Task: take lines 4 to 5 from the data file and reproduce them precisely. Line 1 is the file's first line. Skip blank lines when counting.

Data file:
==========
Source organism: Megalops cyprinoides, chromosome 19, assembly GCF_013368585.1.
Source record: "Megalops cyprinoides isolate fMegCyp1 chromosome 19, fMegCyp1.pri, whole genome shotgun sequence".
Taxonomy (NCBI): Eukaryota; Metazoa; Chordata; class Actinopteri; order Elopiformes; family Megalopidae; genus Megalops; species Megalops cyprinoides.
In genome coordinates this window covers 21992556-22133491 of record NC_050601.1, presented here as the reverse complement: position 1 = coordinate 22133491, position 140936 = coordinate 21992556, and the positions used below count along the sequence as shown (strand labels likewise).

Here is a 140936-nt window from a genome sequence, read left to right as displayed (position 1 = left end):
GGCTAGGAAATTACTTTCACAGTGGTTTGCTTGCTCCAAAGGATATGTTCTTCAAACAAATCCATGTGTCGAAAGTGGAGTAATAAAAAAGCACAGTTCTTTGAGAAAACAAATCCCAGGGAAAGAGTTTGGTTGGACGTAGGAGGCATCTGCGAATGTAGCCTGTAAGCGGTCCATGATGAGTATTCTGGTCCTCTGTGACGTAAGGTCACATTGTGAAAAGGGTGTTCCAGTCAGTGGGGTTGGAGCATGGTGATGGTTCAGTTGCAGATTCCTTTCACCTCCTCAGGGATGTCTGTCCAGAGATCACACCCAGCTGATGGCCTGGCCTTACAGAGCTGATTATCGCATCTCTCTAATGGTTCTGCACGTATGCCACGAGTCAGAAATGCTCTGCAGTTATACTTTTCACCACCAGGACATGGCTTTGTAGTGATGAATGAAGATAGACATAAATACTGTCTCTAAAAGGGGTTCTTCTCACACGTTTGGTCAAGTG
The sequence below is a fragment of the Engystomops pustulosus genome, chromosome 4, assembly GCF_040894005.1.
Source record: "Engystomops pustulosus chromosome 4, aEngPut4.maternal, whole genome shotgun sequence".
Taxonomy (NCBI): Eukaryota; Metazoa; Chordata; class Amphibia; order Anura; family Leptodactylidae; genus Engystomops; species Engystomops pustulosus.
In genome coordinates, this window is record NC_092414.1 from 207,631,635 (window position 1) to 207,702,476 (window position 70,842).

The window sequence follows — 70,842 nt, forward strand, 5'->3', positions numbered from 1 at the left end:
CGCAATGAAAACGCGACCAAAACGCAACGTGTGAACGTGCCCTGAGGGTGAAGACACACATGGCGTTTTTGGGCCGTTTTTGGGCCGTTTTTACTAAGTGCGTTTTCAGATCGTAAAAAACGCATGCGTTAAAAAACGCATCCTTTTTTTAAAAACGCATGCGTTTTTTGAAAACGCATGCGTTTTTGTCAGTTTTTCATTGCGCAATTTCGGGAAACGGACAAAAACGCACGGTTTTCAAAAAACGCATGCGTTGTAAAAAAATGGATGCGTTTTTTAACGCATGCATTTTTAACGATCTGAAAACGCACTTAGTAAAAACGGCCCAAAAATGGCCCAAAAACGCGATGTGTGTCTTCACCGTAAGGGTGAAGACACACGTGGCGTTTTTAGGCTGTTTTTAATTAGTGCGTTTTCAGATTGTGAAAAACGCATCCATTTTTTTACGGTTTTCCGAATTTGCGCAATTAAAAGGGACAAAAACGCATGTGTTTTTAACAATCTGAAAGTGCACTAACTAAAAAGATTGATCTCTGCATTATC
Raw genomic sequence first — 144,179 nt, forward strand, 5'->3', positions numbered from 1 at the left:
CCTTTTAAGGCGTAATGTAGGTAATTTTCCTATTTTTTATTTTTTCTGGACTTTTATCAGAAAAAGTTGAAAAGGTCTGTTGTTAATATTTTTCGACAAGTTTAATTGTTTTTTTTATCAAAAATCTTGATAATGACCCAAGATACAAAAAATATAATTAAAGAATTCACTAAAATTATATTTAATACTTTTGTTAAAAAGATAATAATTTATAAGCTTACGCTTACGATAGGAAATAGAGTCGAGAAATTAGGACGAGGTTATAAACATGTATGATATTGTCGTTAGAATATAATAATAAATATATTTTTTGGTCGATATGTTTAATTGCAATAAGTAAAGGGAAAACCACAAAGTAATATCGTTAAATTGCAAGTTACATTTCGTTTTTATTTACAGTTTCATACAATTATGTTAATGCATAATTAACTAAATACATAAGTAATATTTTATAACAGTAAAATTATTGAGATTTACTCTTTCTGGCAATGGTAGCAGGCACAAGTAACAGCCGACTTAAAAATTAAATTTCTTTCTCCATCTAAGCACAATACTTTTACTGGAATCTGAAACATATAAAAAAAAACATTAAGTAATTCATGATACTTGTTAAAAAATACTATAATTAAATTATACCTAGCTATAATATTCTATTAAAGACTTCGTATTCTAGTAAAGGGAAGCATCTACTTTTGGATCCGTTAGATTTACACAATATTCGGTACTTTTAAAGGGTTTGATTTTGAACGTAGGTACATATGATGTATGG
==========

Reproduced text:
In genome coordinates this window covers 21992556-22133491 of record NC_050601.1, presented here as the reverse complement: position 1 = coordinate 22133491, position 140936 = coordinate 21992556, and the positions used below count along the sequence as shown (strand labels likewise).

Here is a 140936-nt window from a genome sequence, read left to right as displayed (position 1 = left end):